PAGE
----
When it comes to math, I’ll admit I’m a complete dummy. At school, I understood a lot, but arithmetic? It was all mental to me. My husband, on the other hand, has a brain like a push button calculator.

“You’re not stupid,” said Guido after dinner last night, “you just need some math practice with imagination. I have an idea,” he said, “sit back right this second and imagine yourself in a farmyard.”

As you can see, we really do need to get out more.

This was worrying. I had a sneaking feeling I was going to be asked to talk algebra to a chicken. I’ve only ever visited a farm once in my entire life, and I seem to recall a pungent odour. It was strong enough to make me squeeze my nostrils all day long.

“Okay,” I said involuntarily pinching my nose, “what’s next?”

There was a pause.

“What are you doing?” Guido asked, eyebrow raised.

“I just think it’s important that I embrace this part of the exercise before we move on to any complex multiplications or differential equations. Though I’ll admit, I’m becoming anxious about whether I should go put on rubber boots?”

Take it from me, this was a totally bona fide concern. If you’ve ever walked around a farmyard, then you’ll know there are some big brown stinky things you really don’t want to stand in. Did I mention the flies?

“Don’t worry about that. This is the cleanest farm ever.”

This was reassuring, but I held onto my nostrils just in case of an unexpected whiff of ammonia. I couldn’t see any flies though.  Which was even more re-assuring on account of my limited one arm swatting abilities.

“Now imagine there are 13 animal heads and 40 legs in front of you,” said Guido.

One moment I’m in a loft apartment eating a perfectly adequate mid-week lasagna and the next I’ve suddenly been put out to pasture herding a bunch of unidentifiable livestock. As you can tell, I like to take my visualisation pretty seriously. Which is more than I can say about the math. I mean, where was the straw?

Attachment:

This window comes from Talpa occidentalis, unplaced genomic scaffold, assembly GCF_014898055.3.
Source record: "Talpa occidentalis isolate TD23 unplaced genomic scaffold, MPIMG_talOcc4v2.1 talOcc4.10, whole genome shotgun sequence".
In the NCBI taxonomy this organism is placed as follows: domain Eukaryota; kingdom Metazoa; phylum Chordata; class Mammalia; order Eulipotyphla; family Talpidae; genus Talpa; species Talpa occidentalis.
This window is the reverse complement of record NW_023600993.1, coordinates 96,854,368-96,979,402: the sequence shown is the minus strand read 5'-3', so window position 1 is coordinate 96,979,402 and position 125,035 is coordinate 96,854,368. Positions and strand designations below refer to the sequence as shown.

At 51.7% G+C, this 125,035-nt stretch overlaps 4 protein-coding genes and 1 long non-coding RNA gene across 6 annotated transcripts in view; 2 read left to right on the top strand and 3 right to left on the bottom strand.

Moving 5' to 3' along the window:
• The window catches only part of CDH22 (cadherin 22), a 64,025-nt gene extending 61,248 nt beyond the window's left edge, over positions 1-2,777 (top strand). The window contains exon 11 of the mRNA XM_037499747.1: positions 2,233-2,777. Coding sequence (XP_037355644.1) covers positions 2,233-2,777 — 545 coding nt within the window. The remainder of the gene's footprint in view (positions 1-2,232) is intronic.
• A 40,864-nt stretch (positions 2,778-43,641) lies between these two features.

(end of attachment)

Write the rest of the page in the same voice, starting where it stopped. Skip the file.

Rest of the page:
“Now tell me,” said Guido, “how many sheep and how many ducks can you count?”

I closed my eyes. I could actually see the sheep just standing there staring at me. They seemed pretty friendly with only the occasional baa. The ducks, on the other hand, were all over the place quack quack quacking and waving their wings about. Anyone would think they’d just been told the hunting season had started.

There was another short pause.

“Well?” asked Guido.

“Hang on,” I said, “I’ve counted the sheep, but the ducks are proving problematic. Have you got any stale bread I could feed them?”

It was, I think, at that point, Guido began to understand the challenges my teachers had all those years ago.

“Hmm, I think we’ll leave this lesson for now,” said Guido wisely pouring me a glass of wine.

Back from the country, safely at our kitchen table, I let go of my nose. In the end, I couldn’t teach Guido that much about the sheep but what I did tell him was if something walks like a duck and talks like a duck then it’s usually a duck. And there’s nothing stupid about that.

Guest Blog Post: Master of Light, Joaquín Sorolla by Katheryne Gatehouse

Thanks to Facebook, I met Katheryne Gatehouse, who is passionate about fine art and nature. She first guest blog posted on HBT about bees. Here she tells us about a favorite painter…

Platinum print of impressionist artist Joaquín Sorolla by pioneering American photographer Gertrude Käsebier
Platinum print of impressionist artist Joaquín Sorolla by pioneering American photographer Gertrude Käsebier.

Guest Blog Post: Master of Light, Joaquín Sorolla by Katheryne Gatehouse…

When you think of the greatest Impressionist painters, you might think that because the movement was founded in Paris, all the best were French, right? If that’s the case, you’ll have missed one of the forgotten giants, Spain’s Joaquín Sorolla y Bastida (1863–1923). It was Claude Monet who named him, “The Master of Light.” Growing up in the harsh bright sunlight of Valencia, he mastered the play of light on buildings, on gardens, on flesh, and on the sea. No other artist depicts shadows and dappled sunlight better!

Sewing the Sail, by Sorolla.

I first came across Sorolla as part of a large exhibition on impressionist gardens. Many of the paintings were charming or beautiful, yet entering the gallery from a cool misty grey London day outdoors, and then standing in front of a luminous Sorolla painting, I felt as if I was on holiday. Some weeks later, I visited Giverny, where I was delighted to find an exhibition of his works. It was love at first sight. I have been besotted with him ever since!

Fisherwomen On the Beach, 1903, by Sorolla.